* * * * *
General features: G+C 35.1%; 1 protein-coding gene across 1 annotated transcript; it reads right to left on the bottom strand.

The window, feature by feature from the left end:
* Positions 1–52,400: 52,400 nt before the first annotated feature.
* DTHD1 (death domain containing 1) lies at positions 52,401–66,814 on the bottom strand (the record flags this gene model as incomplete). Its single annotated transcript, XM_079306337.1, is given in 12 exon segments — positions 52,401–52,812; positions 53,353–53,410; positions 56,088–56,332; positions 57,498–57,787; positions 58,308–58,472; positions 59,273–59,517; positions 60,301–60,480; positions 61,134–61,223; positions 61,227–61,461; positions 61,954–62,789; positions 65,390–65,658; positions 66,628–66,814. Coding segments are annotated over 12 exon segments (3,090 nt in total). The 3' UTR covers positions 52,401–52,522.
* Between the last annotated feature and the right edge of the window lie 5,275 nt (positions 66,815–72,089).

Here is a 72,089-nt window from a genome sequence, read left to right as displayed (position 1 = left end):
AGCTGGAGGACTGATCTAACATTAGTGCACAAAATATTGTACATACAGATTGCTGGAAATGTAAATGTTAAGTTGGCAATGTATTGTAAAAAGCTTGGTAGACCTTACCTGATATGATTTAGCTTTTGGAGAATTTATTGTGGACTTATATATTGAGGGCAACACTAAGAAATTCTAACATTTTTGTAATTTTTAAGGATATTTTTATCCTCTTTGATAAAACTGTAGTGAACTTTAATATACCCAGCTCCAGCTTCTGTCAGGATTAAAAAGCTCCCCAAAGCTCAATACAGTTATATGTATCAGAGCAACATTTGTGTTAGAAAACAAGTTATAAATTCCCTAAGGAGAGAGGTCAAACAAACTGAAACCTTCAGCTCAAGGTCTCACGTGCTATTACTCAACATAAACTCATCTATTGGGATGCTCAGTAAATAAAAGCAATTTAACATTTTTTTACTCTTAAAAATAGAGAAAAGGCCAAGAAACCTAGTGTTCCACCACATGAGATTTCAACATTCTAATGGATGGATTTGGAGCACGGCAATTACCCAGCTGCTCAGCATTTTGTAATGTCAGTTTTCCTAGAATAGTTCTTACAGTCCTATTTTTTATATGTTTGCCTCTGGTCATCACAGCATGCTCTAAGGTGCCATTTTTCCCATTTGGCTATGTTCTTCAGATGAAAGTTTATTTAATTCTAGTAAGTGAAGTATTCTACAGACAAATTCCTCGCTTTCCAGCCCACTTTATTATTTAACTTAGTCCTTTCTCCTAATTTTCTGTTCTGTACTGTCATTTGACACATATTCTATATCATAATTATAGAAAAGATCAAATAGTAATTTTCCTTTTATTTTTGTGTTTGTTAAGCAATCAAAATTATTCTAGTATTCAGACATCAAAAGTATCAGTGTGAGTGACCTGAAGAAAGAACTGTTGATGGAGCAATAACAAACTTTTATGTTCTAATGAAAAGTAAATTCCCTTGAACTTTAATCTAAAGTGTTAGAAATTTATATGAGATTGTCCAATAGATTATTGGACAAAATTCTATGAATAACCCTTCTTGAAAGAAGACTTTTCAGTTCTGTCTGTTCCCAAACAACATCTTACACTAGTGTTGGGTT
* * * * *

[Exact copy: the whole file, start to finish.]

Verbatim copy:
General features: G+C 35.1%; 1 protein-coding gene across 1 annotated transcript; it reads right to left on the bottom strand.

The window, feature by feature from the left end:
* Positions 1–52,400: 52,400 nt before the first annotated feature.
* DTHD1 (death domain containing 1) lies at positions 52,401–66,814 on the bottom strand (the record flags this gene model as incomplete). Its single annotated transcript, XM_079306337.1, is given in 12 exon segments — positions 52,401–52,812; positions 53,353–53,410; positions 56,088–56,332; positions 57,498–57,787; positions 58,308–58,472; positions 59,273–59,517; positions 60,301–60,480; positions 61,134–61,223; positions 61,227–61,461; positions 61,954–62,789; positions 65,390–65,658; positions 66,628–66,814. Coding segments are annotated over 12 exon segments (3,090 nt in total). The 3' UTR covers positions 52,401–52,522.
* Between the last annotated feature and the right edge of the window lie 5,275 nt (positions 66,815–72,089).

Here is a 72,089-nt window from a genome sequence, read left to right as displayed (position 1 = left end):
AGCTGGAGGACTGATCTAACATTAGTGCACAAAATATTGTACATACAGATTGCTGGAAATGTAAATGTTAAGTTGGCAATGTATTGTAAAAAGCTTGGTAGACCTTACCTGATATGATTTAGCTTTTGGAGAATTTATTGTGGACTTATATATTGAGGGCAACACTAAGAAATTCTAACATTTTTGTAATTTTTAAGGATATTTTTATCCTCTTTGATAAAACTGTAGTGAACTTTAATATACCCAGCTCCAGCTTCTGTCAGGATTAAAAAGCTCCCCAAAGCTCAATACAGTTATATGTATCAGAGCAACATTTGTGTTAGAAAACAAGTTATAAATTCCCTAAGGAGAGAGGTCAAACAAACTGAAACCTTCAGCTCAAGGTCTCACGTGCTATTACTCAACATAAACTCATCTATTGGGATGCTCAGTAAATAAAAGCAATTTAACATTTTTTTACTCTTAAAAATAGAGAAAAGGCCAAGAAACCTAGTGTTCCACCACATGAGATTTCAACATTCTAATGGATGGATTTGGAGCACGGCAATTACCCAGCTGCTCAGCATTTTGTAATGTCAGTTTTCCTAGAATAGTTCTTACAGTCCTATTTTTTATATGTTTGCCTCTGGTCATCACAGCATGCTCTAAGGTGCCATTTTTCCCATTTGGCTATGTTCTTCAGATGAAAGTTTATTTAATTCTAGTAAGTGAAGTATTCTACAGACAAATTCCTCGCTTTCCAGCCCACTTTATTATTTAACTTAGTCCTTTCTCCTAATTTTCTGTTCTGTACTGTCATTTGACACATATTCTATATCATAATTATAGAAAAGATCAAATAGTAATTTTCCTTTTATTTTTGTGTTTGTTAAGCAATCAAAATTATTCTAGTATTCAGACATCAAAAGTATCAGTGTGAGTGACCTGAAGAAAGAACTGTTGATGGAGCAATAACAAACTTTTATGTTCTAATGAAAAGTAAATTCCCTTGAACTTTAATCTAAAGTGTTAGAAATTTATATGAGATTGTCCAATAGATTATTGGACAAAATTCTATGAATAACCCTTCTTGAAAGAAGACTTTTCAGTTCTGTCTGTTCCCAAACAACATCTTACACTAGTGTTGGGTT